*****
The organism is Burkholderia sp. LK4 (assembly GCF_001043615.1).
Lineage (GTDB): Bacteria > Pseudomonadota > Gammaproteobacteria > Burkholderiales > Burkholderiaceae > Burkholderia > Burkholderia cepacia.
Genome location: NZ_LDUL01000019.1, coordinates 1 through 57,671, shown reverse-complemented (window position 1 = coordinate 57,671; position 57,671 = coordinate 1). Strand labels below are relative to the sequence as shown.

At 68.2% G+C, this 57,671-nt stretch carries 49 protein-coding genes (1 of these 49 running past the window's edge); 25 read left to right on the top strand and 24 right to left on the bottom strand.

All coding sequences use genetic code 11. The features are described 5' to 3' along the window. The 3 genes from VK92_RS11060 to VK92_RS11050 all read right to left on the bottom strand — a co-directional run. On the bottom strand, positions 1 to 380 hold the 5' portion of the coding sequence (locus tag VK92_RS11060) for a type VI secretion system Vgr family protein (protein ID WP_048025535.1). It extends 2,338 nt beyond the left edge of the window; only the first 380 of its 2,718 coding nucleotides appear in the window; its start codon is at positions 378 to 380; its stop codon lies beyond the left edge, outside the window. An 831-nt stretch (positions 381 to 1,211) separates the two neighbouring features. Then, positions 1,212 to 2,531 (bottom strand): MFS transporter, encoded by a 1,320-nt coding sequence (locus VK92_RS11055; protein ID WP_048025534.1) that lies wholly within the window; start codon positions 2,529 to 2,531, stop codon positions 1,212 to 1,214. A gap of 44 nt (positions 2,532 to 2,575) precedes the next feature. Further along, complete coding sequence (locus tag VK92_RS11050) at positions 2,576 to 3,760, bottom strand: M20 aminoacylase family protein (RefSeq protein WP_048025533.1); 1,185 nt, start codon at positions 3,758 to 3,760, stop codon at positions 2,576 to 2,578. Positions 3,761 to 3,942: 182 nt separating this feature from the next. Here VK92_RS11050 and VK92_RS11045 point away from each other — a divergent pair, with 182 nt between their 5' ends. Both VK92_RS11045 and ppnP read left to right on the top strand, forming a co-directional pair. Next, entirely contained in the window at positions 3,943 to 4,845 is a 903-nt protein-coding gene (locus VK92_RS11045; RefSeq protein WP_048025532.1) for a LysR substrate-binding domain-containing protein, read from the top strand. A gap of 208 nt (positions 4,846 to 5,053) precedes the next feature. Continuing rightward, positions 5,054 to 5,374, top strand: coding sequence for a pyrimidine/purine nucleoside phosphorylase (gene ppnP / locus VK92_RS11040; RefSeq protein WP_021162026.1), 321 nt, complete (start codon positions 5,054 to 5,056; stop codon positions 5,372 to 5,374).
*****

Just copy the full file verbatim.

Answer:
The organism is Burkholderia sp. LK4 (assembly GCF_001043615.1).
Lineage (GTDB): Bacteria > Pseudomonadota > Gammaproteobacteria > Burkholderiales > Burkholderiaceae > Burkholderia > Burkholderia cepacia.
Genome location: NZ_LDUL01000019.1, coordinates 1 through 57,671, shown reverse-complemented (window position 1 = coordinate 57,671; position 57,671 = coordinate 1). Strand labels below are relative to the sequence as shown.

At 68.2% G+C, this 57,671-nt stretch carries 49 protein-coding genes (1 of these 49 running past the window's edge); 25 read left to right on the top strand and 24 right to left on the bottom strand.

All coding sequences use genetic code 11. The features are described 5' to 3' along the window. The 3 genes from VK92_RS11060 to VK92_RS11050 all read right to left on the bottom strand — a co-directional run. On the bottom strand, positions 1 to 380 hold the 5' portion of the coding sequence (locus tag VK92_RS11060) for a type VI secretion system Vgr family protein (protein ID WP_048025535.1). It extends 2,338 nt beyond the left edge of the window; only the first 380 of its 2,718 coding nucleotides appear in the window; its start codon is at positions 378 to 380; its stop codon lies beyond the left edge, outside the window. An 831-nt stretch (positions 381 to 1,211) separates the two neighbouring features. Then, positions 1,212 to 2,531 (bottom strand): MFS transporter, encoded by a 1,320-nt coding sequence (locus VK92_RS11055; protein ID WP_048025534.1) that lies wholly within the window; start codon positions 2,529 to 2,531, stop codon positions 1,212 to 1,214. A gap of 44 nt (positions 2,532 to 2,575) precedes the next feature. Further along, complete coding sequence (locus tag VK92_RS11050) at positions 2,576 to 3,760, bottom strand: M20 aminoacylase family protein (RefSeq protein WP_048025533.1); 1,185 nt, start codon at positions 3,758 to 3,760, stop codon at positions 2,576 to 2,578. Positions 3,761 to 3,942: 182 nt separating this feature from the next. Here VK92_RS11050 and VK92_RS11045 point away from each other — a divergent pair, with 182 nt between their 5' ends. Both VK92_RS11045 and ppnP read left to right on the top strand, forming a co-directional pair. Next, entirely contained in the window at positions 3,943 to 4,845 is a 903-nt protein-coding gene (locus VK92_RS11045; RefSeq protein WP_048025532.1) for a LysR substrate-binding domain-containing protein, read from the top strand. A gap of 208 nt (positions 4,846 to 5,053) precedes the next feature. Continuing rightward, positions 5,054 to 5,374, top strand: coding sequence for a pyrimidine/purine nucleoside phosphorylase (gene ppnP / locus VK92_RS11040; RefSeq protein WP_021162026.1), 321 nt, complete (start codon positions 5,054 to 5,056; stop codon positions 5,372 to 5,374).